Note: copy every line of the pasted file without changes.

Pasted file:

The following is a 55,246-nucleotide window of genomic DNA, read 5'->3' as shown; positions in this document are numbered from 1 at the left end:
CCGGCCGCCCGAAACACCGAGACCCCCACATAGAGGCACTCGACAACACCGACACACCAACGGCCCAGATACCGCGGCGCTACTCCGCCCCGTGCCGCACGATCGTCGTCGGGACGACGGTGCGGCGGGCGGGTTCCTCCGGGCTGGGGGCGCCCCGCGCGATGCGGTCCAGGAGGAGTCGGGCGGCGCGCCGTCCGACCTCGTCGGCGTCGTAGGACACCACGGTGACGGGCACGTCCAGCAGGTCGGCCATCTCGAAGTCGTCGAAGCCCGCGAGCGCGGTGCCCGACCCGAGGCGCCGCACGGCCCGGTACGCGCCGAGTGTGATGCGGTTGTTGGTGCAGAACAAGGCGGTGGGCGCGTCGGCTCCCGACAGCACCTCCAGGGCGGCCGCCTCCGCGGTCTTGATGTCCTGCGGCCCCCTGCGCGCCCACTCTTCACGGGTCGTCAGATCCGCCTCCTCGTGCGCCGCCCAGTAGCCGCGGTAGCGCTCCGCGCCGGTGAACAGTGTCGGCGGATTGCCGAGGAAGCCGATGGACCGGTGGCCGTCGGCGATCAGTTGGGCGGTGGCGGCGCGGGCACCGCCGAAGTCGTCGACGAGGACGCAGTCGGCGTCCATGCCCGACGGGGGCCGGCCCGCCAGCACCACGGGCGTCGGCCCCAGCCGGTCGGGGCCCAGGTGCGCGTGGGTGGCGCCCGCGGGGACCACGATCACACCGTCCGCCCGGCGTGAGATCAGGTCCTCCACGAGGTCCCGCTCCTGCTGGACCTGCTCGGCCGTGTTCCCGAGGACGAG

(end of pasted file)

The following is a 55,246-nucleotide window of genomic DNA, read 5'->3' as shown; positions in this document are numbered from 1 at the left end:
CCGGCCGCCCGAAACACCGAGACCCCCACATAGAGGCACTCGACAACACCGACACACCAACGGCCCAGATACCGCGGCGCTACTCCGCCCCGTGCCGCACGATCGTCGTCGGGACGACGGTGCGGCGGGCGGGTTCCTCCGGGCTGGGGGCGCCCCGCGCGATGCGGTCCAGGAGGAGTCGGGCGGCGCGCCGTCCGACCTCGTCGGCGTCGTAGGACACCACGGTGACGGGCACGTCCAGCAGGTCGGCCATCTCGAAGTCGTCGAAGCCCGCGAGCGCGGTGCCCGACCCGAGGCGCCGCACGGCCCGGTACGCGCCGAGTGTGATGCGGTTGTTGGTGCAGAACAAGGCGGTGGGCGCGTCGGCTCCCGACAGCACCTCCAGGGCGGCCGCCTCCGCGGTCTTGATGTCCTGCGGCCCCCTGCGCGCCCACTCTTCACGGGTCGTCAGATCCGCCTCCTCGTGCGCCGCCCAGTAGCCGCGGTAGCGCTCCGCGCCGGTGAACAGTGTCGGCGGATTGCCGAGGAAGCCGATGGACCGGTGGCCGTCGGCGATCAGTTGGGCGGTGGCGGCGCGGGCACCGCCGAAGTCGTCGACGAGGACGCAGTCGGCGTCCATGCCCGACGGGGGCCGGCCCGCCAGCACCACGGGCGTCGGCCCCAGCCGGTCGGGGCCCAGGTGCGCGTGGGTGGCGCCCGCGGGGACCACGATCACACCGTCCGCCCGGCGTGAGATCAGGTCCTCCACGAGGTCCCGCTCCTGCTGGACCTGCTCGGCCGTGTTCCCGAGGACGAG